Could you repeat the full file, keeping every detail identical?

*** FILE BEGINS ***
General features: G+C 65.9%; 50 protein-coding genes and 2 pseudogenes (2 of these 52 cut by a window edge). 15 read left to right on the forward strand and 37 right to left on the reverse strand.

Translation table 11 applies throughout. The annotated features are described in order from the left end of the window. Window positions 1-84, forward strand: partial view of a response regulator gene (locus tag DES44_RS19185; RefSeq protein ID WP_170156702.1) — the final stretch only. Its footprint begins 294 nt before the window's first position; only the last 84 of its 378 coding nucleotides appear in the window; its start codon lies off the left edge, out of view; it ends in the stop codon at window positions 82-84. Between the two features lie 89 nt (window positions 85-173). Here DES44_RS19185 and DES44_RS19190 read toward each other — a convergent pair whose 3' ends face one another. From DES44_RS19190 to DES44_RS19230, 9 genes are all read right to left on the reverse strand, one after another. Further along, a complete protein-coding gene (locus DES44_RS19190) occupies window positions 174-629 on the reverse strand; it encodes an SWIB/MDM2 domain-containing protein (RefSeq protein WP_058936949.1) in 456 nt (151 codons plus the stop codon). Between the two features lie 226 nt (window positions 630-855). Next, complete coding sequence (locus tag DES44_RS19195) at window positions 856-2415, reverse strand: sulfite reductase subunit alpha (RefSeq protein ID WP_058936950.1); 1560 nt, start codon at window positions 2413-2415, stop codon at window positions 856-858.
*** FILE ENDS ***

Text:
General features: G+C 65.9%; 50 protein-coding genes and 2 pseudogenes (2 of these 52 cut by a window edge). 15 read left to right on the forward strand and 37 right to left on the reverse strand.

Translation table 11 applies throughout. The annotated features are described in order from the left end of the window. Window positions 1-84, forward strand: partial view of a response regulator gene (locus tag DES44_RS19185; RefSeq protein ID WP_170156702.1) — the final stretch only. Its footprint begins 294 nt before the window's first position; only the last 84 of its 378 coding nucleotides appear in the window; its start codon lies off the left edge, out of view; it ends in the stop codon at window positions 82-84. Between the two features lie 89 nt (window positions 85-173). Here DES44_RS19185 and DES44_RS19190 read toward each other — a convergent pair whose 3' ends face one another. From DES44_RS19190 to DES44_RS19230, 9 genes are all read right to left on the reverse strand, one after another. Further along, a complete protein-coding gene (locus DES44_RS19190) occupies window positions 174-629 on the reverse strand; it encodes an SWIB/MDM2 domain-containing protein (RefSeq protein WP_058936949.1) in 456 nt (151 codons plus the stop codon). Between the two features lie 226 nt (window positions 630-855). Next, complete coding sequence (locus tag DES44_RS19195) at window positions 856-2415, reverse strand: sulfite reductase subunit alpha (RefSeq protein ID WP_058936950.1); 1560 nt, start codon at window positions 2413-2415, stop codon at window positions 856-858.